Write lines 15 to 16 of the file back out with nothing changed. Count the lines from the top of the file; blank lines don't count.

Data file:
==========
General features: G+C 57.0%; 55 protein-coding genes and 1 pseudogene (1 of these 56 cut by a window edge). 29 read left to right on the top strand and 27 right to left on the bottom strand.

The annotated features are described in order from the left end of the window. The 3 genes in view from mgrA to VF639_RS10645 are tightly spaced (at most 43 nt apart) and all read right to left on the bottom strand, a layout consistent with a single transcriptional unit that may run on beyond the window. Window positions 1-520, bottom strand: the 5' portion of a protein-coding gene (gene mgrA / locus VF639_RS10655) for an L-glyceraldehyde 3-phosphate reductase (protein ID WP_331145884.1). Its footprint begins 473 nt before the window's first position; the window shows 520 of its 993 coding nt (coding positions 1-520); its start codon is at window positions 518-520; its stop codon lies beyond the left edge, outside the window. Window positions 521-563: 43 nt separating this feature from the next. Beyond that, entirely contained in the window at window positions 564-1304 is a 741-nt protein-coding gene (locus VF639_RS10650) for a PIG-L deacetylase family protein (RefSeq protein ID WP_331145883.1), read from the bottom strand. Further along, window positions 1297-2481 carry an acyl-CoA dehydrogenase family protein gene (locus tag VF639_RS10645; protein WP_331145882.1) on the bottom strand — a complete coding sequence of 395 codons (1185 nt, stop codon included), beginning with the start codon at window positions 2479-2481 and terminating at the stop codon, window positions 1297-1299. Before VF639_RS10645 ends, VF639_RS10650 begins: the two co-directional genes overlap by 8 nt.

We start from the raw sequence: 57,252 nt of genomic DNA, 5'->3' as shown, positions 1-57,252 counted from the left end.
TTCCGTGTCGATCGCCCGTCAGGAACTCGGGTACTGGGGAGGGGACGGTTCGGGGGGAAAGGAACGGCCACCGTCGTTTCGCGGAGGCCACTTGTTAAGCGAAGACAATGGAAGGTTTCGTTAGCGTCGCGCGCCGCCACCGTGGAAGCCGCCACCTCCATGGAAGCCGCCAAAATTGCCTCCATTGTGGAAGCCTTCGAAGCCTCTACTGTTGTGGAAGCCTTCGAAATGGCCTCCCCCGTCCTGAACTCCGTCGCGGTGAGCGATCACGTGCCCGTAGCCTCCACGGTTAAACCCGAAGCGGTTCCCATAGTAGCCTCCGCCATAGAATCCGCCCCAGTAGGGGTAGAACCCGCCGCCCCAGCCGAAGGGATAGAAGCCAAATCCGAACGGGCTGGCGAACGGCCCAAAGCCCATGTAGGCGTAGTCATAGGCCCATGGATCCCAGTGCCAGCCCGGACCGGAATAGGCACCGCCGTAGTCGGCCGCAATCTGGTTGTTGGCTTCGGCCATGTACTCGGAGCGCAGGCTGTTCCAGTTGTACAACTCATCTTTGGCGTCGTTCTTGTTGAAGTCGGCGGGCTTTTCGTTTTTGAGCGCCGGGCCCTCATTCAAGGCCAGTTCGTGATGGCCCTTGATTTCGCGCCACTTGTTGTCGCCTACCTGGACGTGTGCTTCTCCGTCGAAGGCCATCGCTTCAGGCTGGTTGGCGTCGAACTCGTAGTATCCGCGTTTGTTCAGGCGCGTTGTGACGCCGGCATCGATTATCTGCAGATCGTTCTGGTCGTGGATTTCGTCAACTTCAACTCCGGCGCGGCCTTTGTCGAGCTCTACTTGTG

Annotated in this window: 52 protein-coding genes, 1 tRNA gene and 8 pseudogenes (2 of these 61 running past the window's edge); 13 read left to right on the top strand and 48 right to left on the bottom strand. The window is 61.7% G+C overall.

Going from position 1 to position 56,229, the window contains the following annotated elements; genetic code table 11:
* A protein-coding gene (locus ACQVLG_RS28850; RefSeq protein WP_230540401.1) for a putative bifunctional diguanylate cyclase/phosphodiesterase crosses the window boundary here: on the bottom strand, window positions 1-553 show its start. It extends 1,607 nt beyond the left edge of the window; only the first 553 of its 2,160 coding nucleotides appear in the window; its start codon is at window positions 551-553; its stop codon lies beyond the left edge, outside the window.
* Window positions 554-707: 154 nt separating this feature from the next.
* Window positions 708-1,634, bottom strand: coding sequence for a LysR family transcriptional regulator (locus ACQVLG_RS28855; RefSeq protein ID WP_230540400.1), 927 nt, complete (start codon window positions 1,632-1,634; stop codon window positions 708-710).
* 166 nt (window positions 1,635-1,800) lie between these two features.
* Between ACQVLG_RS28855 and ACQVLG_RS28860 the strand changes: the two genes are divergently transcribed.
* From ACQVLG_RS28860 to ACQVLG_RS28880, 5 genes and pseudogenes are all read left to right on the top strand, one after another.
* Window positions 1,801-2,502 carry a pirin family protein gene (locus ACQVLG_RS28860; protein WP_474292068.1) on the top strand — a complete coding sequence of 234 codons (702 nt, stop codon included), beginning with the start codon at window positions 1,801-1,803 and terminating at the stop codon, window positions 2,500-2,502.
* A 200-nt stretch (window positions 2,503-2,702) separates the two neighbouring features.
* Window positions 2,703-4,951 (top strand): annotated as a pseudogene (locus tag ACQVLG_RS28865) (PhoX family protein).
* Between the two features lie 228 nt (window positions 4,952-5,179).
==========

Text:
* Window positions 2,703-4,951 (top strand): annotated as a pseudogene (locus tag ACQVLG_RS28865) (PhoX family protein).
* Between the two features lie 228 nt (window positions 4,952-5,179).